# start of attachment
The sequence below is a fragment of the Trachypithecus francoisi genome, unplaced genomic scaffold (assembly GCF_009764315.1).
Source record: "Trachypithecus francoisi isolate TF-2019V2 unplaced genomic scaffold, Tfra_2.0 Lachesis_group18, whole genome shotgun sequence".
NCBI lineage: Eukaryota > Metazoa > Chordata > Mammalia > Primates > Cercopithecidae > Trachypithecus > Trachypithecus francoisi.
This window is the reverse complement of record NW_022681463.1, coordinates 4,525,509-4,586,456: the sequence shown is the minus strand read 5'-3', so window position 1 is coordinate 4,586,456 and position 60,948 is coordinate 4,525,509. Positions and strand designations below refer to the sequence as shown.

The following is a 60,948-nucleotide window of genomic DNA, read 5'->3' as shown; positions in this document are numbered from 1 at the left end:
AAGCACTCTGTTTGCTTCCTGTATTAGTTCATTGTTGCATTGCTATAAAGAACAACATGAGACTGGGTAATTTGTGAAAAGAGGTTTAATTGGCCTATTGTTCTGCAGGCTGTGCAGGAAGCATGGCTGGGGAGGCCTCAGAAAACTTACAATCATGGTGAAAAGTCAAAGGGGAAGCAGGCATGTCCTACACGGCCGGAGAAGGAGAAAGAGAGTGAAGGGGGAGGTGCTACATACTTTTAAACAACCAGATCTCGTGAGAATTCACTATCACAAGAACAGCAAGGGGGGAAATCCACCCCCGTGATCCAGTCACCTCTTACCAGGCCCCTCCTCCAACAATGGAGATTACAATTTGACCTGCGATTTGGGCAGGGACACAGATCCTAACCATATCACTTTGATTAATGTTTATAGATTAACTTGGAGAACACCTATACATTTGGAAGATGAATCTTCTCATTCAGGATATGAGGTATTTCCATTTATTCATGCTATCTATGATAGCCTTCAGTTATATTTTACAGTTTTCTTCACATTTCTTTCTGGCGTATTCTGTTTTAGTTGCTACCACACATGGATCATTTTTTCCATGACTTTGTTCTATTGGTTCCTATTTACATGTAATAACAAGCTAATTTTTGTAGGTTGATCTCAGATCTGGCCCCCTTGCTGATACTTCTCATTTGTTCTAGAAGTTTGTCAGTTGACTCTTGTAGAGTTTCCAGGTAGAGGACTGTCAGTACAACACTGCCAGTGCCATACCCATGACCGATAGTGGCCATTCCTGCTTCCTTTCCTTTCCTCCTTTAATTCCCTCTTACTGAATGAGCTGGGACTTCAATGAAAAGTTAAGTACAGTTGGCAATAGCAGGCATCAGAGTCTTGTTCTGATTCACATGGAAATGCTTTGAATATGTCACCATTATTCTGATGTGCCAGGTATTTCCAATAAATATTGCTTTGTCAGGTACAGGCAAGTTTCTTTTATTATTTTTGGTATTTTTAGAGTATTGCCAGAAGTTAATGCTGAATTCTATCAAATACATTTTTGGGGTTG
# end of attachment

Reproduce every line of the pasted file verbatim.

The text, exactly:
The sequence below is a fragment of the Trachypithecus francoisi genome, unplaced genomic scaffold (assembly GCF_009764315.1).
Source record: "Trachypithecus francoisi isolate TF-2019V2 unplaced genomic scaffold, Tfra_2.0 Lachesis_group18, whole genome shotgun sequence".
NCBI lineage: Eukaryota > Metazoa > Chordata > Mammalia > Primates > Cercopithecidae > Trachypithecus > Trachypithecus francoisi.
This window is the reverse complement of record NW_022681463.1, coordinates 4,525,509-4,586,456: the sequence shown is the minus strand read 5'-3', so window position 1 is coordinate 4,586,456 and position 60,948 is coordinate 4,525,509. Positions and strand designations below refer to the sequence as shown.

The following is a 60,948-nucleotide window of genomic DNA, read 5'->3' as shown; positions in this document are numbered from 1 at the left end:
AAGCACTCTGTTTGCTTCCTGTATTAGTTCATTGTTGCATTGCTATAAAGAACAACATGAGACTGGGTAATTTGTGAAAAGAGGTTTAATTGGCCTATTGTTCTGCAGGCTGTGCAGGAAGCATGGCTGGGGAGGCCTCAGAAAACTTACAATCATGGTGAAAAGTCAAAGGGGAAGCAGGCATGTCCTACACGGCCGGAGAAGGAGAAAGAGAGTGAAGGGGGAGGTGCTACATACTTTTAAACAACCAGATCTCGTGAGAATTCACTATCACAAGAACAGCAAGGGGGGAAATCCACCCCCGTGATCCAGTCACCTCTTACCAGGCCCCTCCTCCAACAATGGAGATTACAATTTGACCTGCGATTTGGGCAGGGACACAGATCCTAACCATATCACTTTGATTAATGTTTATAGATTAACTTGGAGAACACCTATACATTTGGAAGATGAATCTTCTCATTCAGGATATGAGGTATTTCCATTTATTCATGCTATCTATGATAGCCTTCAGTTATATTTTACAGTTTTCTTCACATTTCTTTCTGGCGTATTCTGTTTTAGTTGCTACCACACATGGATCATTTTTTCCATGACTTTGTTCTATTGGTTCCTATTTACATGTAATAACAAGCTAATTTTTGTAGGTTGATCTCAGATCTGGCCCCCTTGCTGATACTTCTCATTTGTTCTAGAAGTTTGTCAGTTGACTCTTGTAGAGTTTCCAGGTAGAGGACTGTCAGTACAACACTGCCAGTGCCATACCCATGACCGATAGTGGCCATTCCTGCTTCCTTTCCTTTCCTCCTTTAATTCCCTCTTACTGAATGAGCTGGGACTTCAATGAAAAGTTAAGTACAGTTGGCAATAGCAGGCATCAGAGTCTTGTTCTGATTCACATGGAAATGCTTTGAATATGTCACCATTATTCTGATGTGCCAGGTATTTCCAATAAATATTGCTTTGTCAGGTACAGGCAAGTTTCTTTTATTATTTTTGGTATTTTTAGAGTATTGCCAGAAGTTAATGCTGAATTCTATCAAATACATTTTTGGGGTTG